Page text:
Measuring tax burden is part science and part voodoo. Every state likes to tout their tax reform initiatives but the proof can be hard to measure. With so many variables, measuring tax burden becomes difficult.
As an avid baseball fan, I am always fascinated on some of the crazy statistics quoted by hard core fans – like one’s batting average in the 7th or later inning with two outs and runners in scoring position. (Yes, there is a statistic for that!) As Maine’s former state revenue commissioner, I am very much attuned to how much tax burden statistics means to businesses making relocation or expansion decisions. Like it or not, every state is competition with all the other states and these days, with the entire world.
While tax burden is a major consideration for business, a state’s regulatory system, bond rating and labor relations climate are also important.
Ohio Tax Reform
Recently I read about Ohio’s tax reform efforts. The economic development and chamber of commerce folks are in hyper drive singing the praises of the state’s recent tax reform initiatives. A $2.7 billion tax cut and favorable tax policies on corporate income, machinery and equipment are certainly laudable.
Last year, the independent Tax Foundation ranked Ohio overall tax burden at 39th (out of 50 states). Corporate tax was much better at 22nd while individual income tax was in the bottom 10 in the nation.
Businesses that hire many employees and wealthy entrepreneurs still shy away from Ohio. Why? Because of the individual income tax.
In addition to relatively high income tax rates, Ohio may have the worst and most complex income tax system in the nation. Some 600 towns each levy their own income tax. Worse, the rules differ from town to town so it is possible to work in one town and live in another and get taxed by both!
14 states in the U.S. allow cities or counties to levy and income tax but most have uniform rules. Not Ohio.
Regulatory burden is always a concern to the business community. Forbes reports that one small Ohio business had to fill out 221 W-2’s and 39 tax returns yet had only had 19 employees. Many of the returns reportedly had a tax due of $5 or less. Allowing every city to levy its’s own income tax (Ohio let’s schools levy a school income tax too) means that employers whose employees travel (like contractors or delivery services) may have to track employee’s time hourly. A delivery worker could literally work in 10 or 20 cities a day!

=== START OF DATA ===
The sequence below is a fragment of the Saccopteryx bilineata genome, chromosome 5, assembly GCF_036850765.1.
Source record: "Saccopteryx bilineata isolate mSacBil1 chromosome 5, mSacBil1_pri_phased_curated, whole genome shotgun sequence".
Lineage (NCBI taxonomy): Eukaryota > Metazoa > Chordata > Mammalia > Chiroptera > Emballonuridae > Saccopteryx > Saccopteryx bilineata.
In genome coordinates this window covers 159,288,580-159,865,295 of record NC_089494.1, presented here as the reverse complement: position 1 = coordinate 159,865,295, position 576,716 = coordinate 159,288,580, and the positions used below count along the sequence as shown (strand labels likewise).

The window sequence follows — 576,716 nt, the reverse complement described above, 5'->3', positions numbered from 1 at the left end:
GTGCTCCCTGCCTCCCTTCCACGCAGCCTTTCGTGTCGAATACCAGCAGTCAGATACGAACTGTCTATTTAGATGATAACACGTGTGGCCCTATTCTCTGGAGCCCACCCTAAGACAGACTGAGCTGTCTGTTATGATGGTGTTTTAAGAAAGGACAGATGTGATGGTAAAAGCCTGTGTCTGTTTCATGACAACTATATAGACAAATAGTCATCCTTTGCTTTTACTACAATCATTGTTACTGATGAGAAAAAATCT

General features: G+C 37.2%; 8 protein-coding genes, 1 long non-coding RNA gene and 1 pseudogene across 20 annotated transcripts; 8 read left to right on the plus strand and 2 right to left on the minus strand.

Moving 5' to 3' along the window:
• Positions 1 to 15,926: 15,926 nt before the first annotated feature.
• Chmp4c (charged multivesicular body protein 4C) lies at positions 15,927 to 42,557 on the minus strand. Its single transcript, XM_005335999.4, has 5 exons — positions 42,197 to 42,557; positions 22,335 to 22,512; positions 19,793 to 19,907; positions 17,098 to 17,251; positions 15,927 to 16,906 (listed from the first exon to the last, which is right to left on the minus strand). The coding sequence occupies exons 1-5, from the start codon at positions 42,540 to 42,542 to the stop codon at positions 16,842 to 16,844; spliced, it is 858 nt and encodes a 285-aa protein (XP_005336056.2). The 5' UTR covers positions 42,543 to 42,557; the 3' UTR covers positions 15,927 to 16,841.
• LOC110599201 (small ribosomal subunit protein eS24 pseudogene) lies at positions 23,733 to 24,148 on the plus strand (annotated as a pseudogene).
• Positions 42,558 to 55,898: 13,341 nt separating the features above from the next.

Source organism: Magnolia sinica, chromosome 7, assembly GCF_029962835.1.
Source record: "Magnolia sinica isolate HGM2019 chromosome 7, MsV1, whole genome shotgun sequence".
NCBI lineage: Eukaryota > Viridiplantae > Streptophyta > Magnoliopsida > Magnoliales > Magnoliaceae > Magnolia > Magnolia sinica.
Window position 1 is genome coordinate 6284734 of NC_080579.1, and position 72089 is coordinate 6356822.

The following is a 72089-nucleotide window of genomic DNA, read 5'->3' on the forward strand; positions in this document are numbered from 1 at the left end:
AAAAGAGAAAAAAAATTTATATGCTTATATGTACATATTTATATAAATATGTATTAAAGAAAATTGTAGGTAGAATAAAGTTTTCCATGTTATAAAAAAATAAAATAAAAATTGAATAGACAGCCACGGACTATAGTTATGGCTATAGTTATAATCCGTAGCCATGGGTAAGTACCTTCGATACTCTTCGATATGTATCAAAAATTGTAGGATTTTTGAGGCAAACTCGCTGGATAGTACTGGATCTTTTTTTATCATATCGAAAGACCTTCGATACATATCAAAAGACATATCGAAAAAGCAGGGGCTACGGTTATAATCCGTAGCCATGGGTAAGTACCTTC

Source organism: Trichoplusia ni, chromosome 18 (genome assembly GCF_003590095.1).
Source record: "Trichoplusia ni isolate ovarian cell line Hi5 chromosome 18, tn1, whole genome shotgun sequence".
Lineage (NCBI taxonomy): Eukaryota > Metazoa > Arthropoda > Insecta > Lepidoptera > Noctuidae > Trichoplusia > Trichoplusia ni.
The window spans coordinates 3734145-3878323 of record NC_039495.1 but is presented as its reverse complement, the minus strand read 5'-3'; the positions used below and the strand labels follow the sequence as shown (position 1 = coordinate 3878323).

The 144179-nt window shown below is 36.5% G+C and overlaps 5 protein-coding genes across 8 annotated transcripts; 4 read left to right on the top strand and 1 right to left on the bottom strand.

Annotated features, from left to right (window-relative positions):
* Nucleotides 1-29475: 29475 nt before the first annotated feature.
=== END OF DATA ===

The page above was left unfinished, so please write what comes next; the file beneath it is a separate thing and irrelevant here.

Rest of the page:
CPA’s and tax lawyers are probably the only people profiting from this byzantine system of taxation. But even the CPAs are complaining. The Ohio Institute of CPA’s announced that municipal tax reform was their number one legislative priority this year.
We applaud the Ohio legislature and governor for making the buckeye state somewhat more business friendly. We caution the business community, however, from believing every word that comes from state and local economic development flacks. If you have a business and are seeking to expand or relocate, engage the services of a qualified tax policy expert.
In addition to measuring the real tax burden for your business, a qualified consultant can help look at the other factors and even negotiate with state and local officials for targeted and specially tailored tax incentives.
Post by Brian Mahany, Esq.
About Mahany & Ertl. We are a small boutique law firm with a national presence. Founder Brian Mahany is Maine’s former state revenue commissioner, special counsel to the Senate President on tax policy and the author of several targeted tax incentives for the semiconductor, ship building and retail industries.
Brian can be reached at or by telephone at (414) 704-6731 (direct). He and his team of tax incentive lawyers represent all size businesses from small boutiques to Fortune 500 companies.